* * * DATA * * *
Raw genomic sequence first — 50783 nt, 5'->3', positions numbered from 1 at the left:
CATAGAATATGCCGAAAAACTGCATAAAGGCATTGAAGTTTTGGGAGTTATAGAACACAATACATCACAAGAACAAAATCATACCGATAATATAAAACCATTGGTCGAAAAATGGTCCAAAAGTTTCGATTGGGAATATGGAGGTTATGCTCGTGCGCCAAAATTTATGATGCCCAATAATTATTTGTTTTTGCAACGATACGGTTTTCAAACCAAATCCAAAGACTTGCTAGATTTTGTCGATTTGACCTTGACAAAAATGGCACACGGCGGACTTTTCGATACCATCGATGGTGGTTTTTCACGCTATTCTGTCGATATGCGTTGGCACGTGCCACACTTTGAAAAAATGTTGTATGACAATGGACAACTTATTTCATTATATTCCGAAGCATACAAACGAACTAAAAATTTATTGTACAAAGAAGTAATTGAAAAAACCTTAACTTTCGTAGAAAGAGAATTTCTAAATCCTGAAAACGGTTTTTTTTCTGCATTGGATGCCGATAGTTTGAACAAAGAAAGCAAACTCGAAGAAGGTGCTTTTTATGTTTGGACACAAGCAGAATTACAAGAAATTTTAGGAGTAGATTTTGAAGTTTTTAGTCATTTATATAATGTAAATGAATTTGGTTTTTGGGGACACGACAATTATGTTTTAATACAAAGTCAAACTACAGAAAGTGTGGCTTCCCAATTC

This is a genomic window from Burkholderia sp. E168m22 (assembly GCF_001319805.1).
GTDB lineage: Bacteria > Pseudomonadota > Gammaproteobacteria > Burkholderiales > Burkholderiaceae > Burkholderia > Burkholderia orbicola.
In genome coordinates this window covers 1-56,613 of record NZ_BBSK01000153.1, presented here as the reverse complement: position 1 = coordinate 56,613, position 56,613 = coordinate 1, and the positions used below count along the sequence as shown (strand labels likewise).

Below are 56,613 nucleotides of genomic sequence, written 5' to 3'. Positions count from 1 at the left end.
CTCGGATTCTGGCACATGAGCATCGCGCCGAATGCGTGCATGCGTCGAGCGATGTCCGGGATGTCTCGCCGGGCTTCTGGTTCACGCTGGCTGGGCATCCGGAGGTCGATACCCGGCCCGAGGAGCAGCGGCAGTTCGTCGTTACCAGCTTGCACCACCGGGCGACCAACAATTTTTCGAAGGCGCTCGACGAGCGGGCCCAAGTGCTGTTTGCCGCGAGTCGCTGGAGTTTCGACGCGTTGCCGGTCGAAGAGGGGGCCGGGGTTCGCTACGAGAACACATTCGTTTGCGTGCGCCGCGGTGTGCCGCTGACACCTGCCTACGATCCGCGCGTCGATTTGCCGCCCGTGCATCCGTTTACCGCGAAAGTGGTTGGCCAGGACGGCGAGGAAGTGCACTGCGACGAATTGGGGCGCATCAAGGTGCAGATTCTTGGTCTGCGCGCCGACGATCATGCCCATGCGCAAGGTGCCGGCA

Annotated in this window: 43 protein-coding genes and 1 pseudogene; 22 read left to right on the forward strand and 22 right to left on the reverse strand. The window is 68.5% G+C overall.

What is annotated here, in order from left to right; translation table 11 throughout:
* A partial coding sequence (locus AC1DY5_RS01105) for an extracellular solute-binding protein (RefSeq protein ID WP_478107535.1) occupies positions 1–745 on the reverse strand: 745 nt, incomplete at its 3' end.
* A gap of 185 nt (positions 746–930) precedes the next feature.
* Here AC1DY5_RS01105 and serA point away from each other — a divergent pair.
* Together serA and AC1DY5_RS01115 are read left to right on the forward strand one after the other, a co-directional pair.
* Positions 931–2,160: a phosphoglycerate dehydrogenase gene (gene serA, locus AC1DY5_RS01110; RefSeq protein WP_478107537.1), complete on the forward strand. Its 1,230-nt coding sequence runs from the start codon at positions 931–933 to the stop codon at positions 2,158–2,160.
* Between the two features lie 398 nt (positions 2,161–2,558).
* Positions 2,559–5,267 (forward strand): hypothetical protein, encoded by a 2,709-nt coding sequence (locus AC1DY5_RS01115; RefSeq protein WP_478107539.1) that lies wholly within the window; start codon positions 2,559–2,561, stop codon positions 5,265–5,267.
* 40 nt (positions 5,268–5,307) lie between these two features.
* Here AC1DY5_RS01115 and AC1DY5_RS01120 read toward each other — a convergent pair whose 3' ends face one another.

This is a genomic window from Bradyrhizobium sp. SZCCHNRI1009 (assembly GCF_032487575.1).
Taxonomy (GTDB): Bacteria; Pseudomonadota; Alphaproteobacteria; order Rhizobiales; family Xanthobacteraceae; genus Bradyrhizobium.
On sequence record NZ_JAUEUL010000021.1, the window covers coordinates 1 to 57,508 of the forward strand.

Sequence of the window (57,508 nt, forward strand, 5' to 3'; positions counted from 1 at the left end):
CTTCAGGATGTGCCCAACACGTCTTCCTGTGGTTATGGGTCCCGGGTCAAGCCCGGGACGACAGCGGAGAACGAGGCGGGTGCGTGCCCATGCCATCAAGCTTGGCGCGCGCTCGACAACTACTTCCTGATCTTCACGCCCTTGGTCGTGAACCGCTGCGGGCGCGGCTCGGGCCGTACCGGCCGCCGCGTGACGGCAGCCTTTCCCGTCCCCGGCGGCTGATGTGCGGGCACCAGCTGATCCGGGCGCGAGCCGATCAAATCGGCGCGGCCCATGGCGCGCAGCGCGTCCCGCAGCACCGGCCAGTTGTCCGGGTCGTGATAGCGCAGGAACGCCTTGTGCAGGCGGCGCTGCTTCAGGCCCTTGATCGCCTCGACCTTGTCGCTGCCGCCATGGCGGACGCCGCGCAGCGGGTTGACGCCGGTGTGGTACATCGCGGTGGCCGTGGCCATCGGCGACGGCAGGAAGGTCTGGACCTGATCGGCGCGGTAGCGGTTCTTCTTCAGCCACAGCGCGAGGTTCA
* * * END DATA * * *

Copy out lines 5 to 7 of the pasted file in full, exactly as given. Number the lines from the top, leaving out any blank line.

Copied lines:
In genome coordinates this window covers 1-56,613 of record NZ_BBSK01000153.1, presented here as the reverse complement: position 1 = coordinate 56,613, position 56,613 = coordinate 1, and the positions used below count along the sequence as shown (strand labels likewise).

Below are 56,613 nucleotides of genomic sequence, written 5' to 3'. Positions count from 1 at the left end.
CTCGGATTCTGGCACATGAGCATCGCGCCGAATGCGTGCATGCGTCGAGCGATGTCCGGGATGTCTCGCCGGGCTTCTGGTTCACGCTGGCTGGGCATCCGGAGGTCGATACCCGGCCCGAGGAGCAGCGGCAGTTCGTCGTTACCAGCTTGCACCACCGGGCGACCAACAATTTTTCGAAGGCGCTCGACGAGCGGGCCCAAGTGCTGTTTGCCGCGAGTCGCTGGAGTTTCGACGCGTTGCCGGTCGAAGAGGGGGCCGGGGTTCGCTACGAGAACACATTCGTTTGCGTGCGCCGCGGTGTGCCGCTGACACCTGCCTACGATCCGCGCGTCGATTTGCCGCCCGTGCATCCGTTTACCGCGAAAGTGGTTGGCCAGGACGGCGAGGAAGTGCACTGCGACGAATTGGGGCGCATCAAGGTGCAGATTCTTGGTCTGCGCGCCGACGATCATGCCCATGCGCAAGGTGCCGGCA